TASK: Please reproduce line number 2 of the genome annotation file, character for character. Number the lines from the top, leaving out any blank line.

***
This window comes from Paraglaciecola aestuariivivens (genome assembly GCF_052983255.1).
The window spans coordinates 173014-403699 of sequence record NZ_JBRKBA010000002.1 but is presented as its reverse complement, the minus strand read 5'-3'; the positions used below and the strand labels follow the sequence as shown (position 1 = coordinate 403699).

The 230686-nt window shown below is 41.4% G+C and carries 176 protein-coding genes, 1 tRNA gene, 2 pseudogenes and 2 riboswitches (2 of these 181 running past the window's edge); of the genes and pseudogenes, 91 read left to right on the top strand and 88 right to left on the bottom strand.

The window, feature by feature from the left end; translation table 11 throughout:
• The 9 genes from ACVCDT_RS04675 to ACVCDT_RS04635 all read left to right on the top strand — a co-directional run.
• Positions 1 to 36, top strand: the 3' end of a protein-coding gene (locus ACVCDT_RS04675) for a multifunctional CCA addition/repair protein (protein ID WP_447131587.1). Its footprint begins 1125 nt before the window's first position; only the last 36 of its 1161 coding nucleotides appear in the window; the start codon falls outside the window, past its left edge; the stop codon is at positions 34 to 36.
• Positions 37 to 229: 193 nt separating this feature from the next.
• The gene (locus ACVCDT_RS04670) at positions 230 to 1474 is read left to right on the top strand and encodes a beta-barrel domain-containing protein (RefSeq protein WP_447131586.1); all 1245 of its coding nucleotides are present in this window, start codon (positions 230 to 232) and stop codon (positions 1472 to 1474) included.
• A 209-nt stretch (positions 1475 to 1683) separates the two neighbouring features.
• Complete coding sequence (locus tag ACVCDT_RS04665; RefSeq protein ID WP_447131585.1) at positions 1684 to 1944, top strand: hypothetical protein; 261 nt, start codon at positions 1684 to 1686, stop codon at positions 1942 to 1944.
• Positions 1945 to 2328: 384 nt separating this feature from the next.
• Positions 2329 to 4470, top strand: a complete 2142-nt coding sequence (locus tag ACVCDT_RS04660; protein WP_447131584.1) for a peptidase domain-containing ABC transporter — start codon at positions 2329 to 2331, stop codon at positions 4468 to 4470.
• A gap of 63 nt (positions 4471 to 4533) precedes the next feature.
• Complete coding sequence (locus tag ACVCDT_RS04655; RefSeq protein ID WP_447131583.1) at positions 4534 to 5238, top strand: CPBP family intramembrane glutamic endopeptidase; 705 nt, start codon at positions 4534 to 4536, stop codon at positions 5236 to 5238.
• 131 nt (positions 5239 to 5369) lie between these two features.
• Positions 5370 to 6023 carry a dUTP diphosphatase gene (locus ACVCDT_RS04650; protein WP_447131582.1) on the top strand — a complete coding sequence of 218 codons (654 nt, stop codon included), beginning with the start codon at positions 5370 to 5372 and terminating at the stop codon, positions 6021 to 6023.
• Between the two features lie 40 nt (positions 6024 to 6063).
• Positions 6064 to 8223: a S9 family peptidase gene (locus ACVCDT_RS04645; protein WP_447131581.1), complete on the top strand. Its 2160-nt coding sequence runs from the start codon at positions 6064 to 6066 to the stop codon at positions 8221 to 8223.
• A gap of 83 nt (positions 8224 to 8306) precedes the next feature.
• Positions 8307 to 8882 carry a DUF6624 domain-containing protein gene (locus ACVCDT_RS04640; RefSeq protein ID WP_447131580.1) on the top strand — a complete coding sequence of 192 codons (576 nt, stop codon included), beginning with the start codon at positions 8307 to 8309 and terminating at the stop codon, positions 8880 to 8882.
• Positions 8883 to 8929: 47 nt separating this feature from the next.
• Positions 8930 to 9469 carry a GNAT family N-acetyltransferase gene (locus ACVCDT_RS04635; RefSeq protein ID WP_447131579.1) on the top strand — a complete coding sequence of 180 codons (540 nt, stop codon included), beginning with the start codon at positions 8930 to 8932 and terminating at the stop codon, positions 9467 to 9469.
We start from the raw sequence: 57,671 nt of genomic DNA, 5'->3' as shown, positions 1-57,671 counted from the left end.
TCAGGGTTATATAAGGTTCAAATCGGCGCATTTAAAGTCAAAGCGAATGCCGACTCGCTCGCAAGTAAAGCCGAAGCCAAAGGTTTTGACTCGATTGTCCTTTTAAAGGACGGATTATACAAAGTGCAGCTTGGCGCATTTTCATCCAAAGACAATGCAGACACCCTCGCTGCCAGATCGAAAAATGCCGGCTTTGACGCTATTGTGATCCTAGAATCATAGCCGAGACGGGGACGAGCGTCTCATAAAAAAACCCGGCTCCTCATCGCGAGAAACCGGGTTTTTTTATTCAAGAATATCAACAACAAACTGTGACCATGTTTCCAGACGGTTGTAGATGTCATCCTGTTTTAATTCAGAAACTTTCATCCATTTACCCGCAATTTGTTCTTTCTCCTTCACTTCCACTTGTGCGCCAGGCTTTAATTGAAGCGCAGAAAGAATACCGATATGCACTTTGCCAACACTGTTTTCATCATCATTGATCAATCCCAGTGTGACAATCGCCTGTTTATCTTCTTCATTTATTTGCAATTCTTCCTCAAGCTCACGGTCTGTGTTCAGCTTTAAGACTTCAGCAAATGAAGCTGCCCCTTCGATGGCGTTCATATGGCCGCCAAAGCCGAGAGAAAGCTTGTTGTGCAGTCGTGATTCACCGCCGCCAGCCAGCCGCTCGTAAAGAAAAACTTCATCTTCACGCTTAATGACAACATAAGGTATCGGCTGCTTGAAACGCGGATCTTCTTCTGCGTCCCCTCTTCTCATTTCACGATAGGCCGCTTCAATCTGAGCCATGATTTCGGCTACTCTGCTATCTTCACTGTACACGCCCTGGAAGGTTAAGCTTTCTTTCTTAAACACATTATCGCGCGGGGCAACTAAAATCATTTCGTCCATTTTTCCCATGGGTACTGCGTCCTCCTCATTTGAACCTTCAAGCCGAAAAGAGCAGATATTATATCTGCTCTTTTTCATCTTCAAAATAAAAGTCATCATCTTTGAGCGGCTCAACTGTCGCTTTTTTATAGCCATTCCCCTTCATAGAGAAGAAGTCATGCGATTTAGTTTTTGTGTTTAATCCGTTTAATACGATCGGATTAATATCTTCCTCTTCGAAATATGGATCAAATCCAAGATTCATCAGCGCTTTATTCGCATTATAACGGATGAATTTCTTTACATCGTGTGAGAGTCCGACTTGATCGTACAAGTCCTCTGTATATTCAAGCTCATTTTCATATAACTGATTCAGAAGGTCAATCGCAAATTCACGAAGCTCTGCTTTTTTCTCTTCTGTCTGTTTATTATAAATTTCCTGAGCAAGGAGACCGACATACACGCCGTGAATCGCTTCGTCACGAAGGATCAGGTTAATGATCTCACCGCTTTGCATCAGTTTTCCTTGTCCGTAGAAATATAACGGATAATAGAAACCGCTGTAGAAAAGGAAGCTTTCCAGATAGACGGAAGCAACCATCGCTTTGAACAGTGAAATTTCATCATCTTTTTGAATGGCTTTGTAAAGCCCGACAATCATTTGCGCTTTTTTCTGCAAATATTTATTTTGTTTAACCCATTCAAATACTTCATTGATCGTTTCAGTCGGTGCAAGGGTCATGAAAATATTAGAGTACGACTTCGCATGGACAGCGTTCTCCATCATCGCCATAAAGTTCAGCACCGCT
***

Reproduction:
The window spans coordinates 173014-403699 of sequence record NZ_JBRKBA010000002.1 but is presented as its reverse complement, the minus strand read 5'-3'; the positions used below and the strand labels follow the sequence as shown (position 1 = coordinate 403699).